Did every Aboriginal massacre have a trigger point involving sheep? “Certainly not all of them, but a vast majority of them do,” he replies.

Mayes says that researchers like La Trobe University’s anthropologist Patrick Wolfe have shown something distinct about agriculture in settler colonial societies such as Australia, US, Canada, New Zealand (i.e. colonies where a new population moves into a country and settles with a plan to stay, as opposed to one that just comes for a little while and takes the countries’ resources). Agriculture plays a crucial role in enabling that population to stay.

“The process of that agriculture establishing itself requires the land that indigenous people previously inhabited, so it creates a situation where indigenous people and the new settler population are competing over land.”

“So we see that as the sheep and the wheat progresses into the Australian country, there is less and less land for different indigenous groups to continue their own food ways, so they either have to resort to unfree labour or working in some kind of marginal economy, or begging, or stealing and raiding farms.”

“When there was either raiding farms or resistance of killing sheep, that then justified, in the settlers’ eyes, sending out either official military or police, or stockmen, or shepherds, or different farm hands, to go out and carry out killing.”

However, historians such as Robert Kenny have also noted that Aboriginal people not only killed sheep because they were an easy food source but as an act of resistance.

The role sheep and shepherds played in Australian colonialism caused significant challenges for early missionaries.

“It also occurred as a striking at what was seen to be the totem of British people,” Mayes explains. “So more as a symbolic act of resistance, and a recognition of the economic importance of the sheep to the British.”

Mayes also pointed out that the role sheep and shepherds played in Australian colonialism caused significant challenges for early missionaries who attempted to translate and teach the Bible to Aboriginal people.

He gives an example of the challenge that early missionaries faced when communicating biblical references of sheep to Aboriginal people. Mayes refers to Lancelot Threlkeld who was commissioned by the London Missionary Society to work among Indigenous Australians. Threlkeld engaged with the Awabakal people of what is now known as the Newcastle/Hunter Valley region in New South Wales – and was highlighted by author Meredith Lake in her award-winning book The Bible in Australia.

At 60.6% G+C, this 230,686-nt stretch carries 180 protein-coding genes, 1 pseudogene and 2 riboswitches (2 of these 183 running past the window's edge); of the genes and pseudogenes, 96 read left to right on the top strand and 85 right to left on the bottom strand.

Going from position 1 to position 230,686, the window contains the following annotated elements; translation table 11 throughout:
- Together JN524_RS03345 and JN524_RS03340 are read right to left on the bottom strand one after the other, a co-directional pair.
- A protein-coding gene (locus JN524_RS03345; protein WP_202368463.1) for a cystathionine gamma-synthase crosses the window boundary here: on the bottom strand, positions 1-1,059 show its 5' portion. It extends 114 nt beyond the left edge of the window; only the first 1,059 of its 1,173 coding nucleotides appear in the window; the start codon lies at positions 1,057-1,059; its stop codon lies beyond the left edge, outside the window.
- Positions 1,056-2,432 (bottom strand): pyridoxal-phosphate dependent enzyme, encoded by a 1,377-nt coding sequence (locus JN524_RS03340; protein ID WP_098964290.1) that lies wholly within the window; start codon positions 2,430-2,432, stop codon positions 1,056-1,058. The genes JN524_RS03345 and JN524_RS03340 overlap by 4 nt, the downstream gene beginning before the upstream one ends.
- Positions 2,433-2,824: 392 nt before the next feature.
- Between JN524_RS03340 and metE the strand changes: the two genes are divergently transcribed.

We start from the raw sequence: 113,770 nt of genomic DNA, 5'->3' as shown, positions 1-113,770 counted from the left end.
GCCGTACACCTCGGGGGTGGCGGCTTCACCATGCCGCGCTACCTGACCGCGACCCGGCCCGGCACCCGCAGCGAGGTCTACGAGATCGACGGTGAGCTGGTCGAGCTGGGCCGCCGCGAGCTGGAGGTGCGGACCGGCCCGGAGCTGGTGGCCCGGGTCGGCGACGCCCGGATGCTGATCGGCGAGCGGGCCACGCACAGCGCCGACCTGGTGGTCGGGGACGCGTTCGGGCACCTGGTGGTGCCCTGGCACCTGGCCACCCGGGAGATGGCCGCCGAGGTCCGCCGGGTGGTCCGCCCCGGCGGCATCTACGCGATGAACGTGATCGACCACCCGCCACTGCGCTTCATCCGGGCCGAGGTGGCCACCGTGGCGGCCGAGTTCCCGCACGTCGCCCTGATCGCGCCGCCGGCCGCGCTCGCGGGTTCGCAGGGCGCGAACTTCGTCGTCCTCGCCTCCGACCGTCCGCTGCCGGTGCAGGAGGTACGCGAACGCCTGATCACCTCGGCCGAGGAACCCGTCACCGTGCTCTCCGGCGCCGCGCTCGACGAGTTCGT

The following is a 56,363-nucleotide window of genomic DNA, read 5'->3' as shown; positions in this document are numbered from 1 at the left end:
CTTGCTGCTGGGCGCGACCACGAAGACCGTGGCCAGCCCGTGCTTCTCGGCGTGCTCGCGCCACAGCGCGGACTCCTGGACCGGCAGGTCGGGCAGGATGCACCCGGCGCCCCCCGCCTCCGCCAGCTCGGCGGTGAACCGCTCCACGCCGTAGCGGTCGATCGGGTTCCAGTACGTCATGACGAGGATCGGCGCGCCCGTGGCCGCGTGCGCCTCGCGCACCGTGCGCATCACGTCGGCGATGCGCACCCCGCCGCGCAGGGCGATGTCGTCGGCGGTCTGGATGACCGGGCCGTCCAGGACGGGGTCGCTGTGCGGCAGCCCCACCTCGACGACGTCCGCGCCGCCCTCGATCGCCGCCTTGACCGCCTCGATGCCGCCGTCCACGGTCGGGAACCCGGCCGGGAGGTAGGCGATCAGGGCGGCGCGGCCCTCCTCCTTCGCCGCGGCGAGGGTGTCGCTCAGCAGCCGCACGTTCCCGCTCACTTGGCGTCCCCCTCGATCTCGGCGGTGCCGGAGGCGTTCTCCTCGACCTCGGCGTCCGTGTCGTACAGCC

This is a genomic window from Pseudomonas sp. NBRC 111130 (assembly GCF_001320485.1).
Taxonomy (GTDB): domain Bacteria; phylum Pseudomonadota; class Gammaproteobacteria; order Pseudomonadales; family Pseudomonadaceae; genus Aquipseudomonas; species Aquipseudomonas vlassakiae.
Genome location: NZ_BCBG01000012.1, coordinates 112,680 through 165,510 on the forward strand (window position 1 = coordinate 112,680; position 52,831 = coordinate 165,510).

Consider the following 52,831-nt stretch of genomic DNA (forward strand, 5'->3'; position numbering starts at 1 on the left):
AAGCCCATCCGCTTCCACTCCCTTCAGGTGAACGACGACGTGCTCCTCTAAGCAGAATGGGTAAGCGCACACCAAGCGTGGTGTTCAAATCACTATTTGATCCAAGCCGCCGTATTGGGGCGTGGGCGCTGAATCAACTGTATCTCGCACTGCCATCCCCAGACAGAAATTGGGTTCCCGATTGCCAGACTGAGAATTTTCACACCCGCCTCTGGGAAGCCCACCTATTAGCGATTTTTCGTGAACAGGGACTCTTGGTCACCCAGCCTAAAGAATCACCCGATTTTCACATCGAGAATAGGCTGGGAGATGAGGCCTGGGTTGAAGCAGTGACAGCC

“Psalm 23, ‘The Lord is my shepherd’, derives from a pastoral society readily able to think of God as a shepherd, the world as a pasture and people as sheep” writes Lake.

“This was not the world of Awabakal [the local language], however. To convey the Psalm’s core idea of taking care of something, Threlkeld and Biraban [Threlkheld’s Awabakal partner in the project] opted for wirrilli, from wirrilliko – ‘for to wind up as a ball of string which the blacks do to their long fishing lines, and opossum fur cords, to take care of them, to preserve them’. They wove Awakabal culture and experience into the very text of Scripture.”

Threlkeld’s awareness of the problematic place held by sheep in Australian history seems a far cry from today’s Australian lamb advertisements that conflate Australian identity with eating lamb. Mayes recalls their ad release of 2017, which opened with an Aboriginal man walking across an empty beach and exclaiming ‘First here!’ to a friend, before getting a barbecue started. Then the Dutch arrive in their tall ships, followed by the British, French, and a host of ‘gate-crashing’ migrants of various ethnicities, culminating in a big multicultural beach party.

“The use of lamb to suggest this is a coming together of people – particularly of indigenous people hosting a barbecue with lamb and welcoming all these people –  is either disturbingly ironic, considering the role of sheep in indigenous people’s dispossession, or a bald-faced continuation of the same, in normalising lamb to Australia and, by that normalising, eradicating the history of the violence,” Mayes says succinctly.

Food for thought, this January 26.